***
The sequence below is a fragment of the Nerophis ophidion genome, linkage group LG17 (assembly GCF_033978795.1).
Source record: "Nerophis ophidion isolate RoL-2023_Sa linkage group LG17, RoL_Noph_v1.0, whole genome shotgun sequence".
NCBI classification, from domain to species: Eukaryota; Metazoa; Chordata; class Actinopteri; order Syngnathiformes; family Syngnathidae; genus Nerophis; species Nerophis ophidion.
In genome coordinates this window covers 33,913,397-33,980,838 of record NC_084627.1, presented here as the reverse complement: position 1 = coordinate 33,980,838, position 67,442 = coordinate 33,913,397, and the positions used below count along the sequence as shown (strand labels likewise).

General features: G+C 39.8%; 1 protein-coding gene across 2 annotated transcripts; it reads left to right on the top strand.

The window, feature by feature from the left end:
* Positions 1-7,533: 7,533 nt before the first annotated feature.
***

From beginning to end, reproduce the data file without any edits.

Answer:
The sequence below is a fragment of the Nerophis ophidion genome, linkage group LG17 (assembly GCF_033978795.1).
Source record: "Nerophis ophidion isolate RoL-2023_Sa linkage group LG17, RoL_Noph_v1.0, whole genome shotgun sequence".
NCBI classification, from domain to species: Eukaryota; Metazoa; Chordata; class Actinopteri; order Syngnathiformes; family Syngnathidae; genus Nerophis; species Nerophis ophidion.
In genome coordinates this window covers 33,913,397-33,980,838 of record NC_084627.1, presented here as the reverse complement: position 1 = coordinate 33,980,838, position 67,442 = coordinate 33,913,397, and the positions used below count along the sequence as shown (strand labels likewise).

General features: G+C 39.8%; 1 protein-coding gene across 2 annotated transcripts; it reads left to right on the top strand.

The window, feature by feature from the left end:
* Positions 1-7,533: 7,533 nt before the first annotated feature.